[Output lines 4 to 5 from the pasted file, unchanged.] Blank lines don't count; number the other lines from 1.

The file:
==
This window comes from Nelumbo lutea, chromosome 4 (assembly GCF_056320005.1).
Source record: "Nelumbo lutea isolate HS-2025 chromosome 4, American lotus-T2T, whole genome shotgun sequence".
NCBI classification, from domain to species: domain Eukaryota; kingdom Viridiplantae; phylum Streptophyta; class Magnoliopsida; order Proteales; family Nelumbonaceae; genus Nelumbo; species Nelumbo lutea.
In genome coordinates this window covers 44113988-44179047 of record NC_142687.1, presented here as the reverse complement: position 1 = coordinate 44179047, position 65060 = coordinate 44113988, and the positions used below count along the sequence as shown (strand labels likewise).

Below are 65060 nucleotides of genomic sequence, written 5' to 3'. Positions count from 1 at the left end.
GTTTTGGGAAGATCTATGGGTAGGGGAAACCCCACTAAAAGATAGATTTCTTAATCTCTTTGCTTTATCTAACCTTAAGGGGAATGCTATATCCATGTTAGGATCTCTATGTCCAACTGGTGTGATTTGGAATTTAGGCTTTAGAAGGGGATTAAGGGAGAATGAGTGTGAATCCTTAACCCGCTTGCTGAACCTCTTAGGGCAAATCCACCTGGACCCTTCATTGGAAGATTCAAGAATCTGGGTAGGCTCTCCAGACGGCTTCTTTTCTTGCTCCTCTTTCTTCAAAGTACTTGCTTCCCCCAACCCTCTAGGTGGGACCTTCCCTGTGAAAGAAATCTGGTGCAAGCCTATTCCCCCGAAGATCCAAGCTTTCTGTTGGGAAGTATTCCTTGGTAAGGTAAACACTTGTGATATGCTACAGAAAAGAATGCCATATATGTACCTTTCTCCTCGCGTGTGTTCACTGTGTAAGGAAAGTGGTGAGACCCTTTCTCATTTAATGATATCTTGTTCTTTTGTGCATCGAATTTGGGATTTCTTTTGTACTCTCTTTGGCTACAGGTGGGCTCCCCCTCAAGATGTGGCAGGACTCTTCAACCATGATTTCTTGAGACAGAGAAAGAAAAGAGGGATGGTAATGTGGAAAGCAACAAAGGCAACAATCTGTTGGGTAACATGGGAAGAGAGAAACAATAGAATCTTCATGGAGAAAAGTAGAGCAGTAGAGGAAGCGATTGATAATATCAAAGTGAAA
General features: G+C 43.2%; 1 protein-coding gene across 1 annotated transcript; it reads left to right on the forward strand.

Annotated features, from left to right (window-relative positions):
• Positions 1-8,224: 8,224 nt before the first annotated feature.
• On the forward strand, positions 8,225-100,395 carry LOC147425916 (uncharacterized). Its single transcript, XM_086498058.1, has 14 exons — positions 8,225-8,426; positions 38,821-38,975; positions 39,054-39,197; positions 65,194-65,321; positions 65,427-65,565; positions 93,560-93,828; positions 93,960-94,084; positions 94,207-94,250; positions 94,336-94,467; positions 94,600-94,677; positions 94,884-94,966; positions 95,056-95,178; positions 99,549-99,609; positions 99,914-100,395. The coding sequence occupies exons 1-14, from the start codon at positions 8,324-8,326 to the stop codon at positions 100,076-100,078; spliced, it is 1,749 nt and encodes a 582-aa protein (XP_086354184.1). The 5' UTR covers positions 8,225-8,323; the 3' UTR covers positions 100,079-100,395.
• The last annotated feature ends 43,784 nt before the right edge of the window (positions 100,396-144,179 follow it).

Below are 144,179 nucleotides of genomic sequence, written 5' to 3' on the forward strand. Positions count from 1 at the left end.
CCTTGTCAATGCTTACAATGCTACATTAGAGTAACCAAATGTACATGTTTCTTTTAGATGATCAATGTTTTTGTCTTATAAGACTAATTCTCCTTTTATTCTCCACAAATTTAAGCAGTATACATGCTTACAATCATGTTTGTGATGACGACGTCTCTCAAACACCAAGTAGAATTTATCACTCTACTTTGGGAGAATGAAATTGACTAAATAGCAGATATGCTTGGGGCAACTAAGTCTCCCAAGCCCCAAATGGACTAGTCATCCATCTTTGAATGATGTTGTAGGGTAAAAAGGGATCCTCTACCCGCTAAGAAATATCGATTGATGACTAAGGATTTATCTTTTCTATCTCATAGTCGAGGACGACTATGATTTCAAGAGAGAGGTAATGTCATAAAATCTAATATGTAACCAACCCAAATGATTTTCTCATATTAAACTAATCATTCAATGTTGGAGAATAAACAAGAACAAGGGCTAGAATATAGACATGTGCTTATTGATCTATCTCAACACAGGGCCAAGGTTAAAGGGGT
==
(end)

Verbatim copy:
In genome coordinates this window covers 44113988-44179047 of record NC_142687.1, presented here as the reverse complement: position 1 = coordinate 44179047, position 65060 = coordinate 44113988, and the positions used below count along the sequence as shown (strand labels likewise).

Below are 65060 nucleotides of genomic sequence, written 5' to 3'. Positions count from 1 at the left end.